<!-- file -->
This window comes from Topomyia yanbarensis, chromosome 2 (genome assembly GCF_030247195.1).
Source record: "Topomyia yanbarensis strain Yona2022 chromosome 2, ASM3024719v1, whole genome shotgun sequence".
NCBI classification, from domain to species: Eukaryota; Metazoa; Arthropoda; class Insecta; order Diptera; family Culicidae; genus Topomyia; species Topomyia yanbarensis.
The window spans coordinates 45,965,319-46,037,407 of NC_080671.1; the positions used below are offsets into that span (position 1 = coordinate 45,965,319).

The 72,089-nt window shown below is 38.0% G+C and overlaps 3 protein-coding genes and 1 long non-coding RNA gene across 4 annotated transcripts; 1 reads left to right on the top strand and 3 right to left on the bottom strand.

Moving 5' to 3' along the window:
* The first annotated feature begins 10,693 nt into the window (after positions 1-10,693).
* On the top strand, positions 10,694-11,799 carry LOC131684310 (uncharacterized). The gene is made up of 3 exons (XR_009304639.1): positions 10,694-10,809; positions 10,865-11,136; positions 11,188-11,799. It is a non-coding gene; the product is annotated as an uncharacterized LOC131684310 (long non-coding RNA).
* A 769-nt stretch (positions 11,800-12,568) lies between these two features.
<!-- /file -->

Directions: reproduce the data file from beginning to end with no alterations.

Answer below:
This window comes from Topomyia yanbarensis, chromosome 2 (genome assembly GCF_030247195.1).
Source record: "Topomyia yanbarensis strain Yona2022 chromosome 2, ASM3024719v1, whole genome shotgun sequence".
NCBI classification, from domain to species: Eukaryota; Metazoa; Arthropoda; class Insecta; order Diptera; family Culicidae; genus Topomyia; species Topomyia yanbarensis.
The window spans coordinates 45,965,319-46,037,407 of NC_080671.1; the positions used below are offsets into that span (position 1 = coordinate 45,965,319).

The 72,089-nt window shown below is 38.0% G+C and overlaps 3 protein-coding genes and 1 long non-coding RNA gene across 4 annotated transcripts; 1 reads left to right on the top strand and 3 right to left on the bottom strand.

Moving 5' to 3' along the window:
* The first annotated feature begins 10,693 nt into the window (after positions 1-10,693).
* On the top strand, positions 10,694-11,799 carry LOC131684310 (uncharacterized). The gene is made up of 3 exons (XR_009304639.1): positions 10,694-10,809; positions 10,865-11,136; positions 11,188-11,799. It is a non-coding gene; the product is annotated as an uncharacterized LOC131684310 (long non-coding RNA).
* A 769-nt stretch (positions 11,800-12,568) lies between these two features.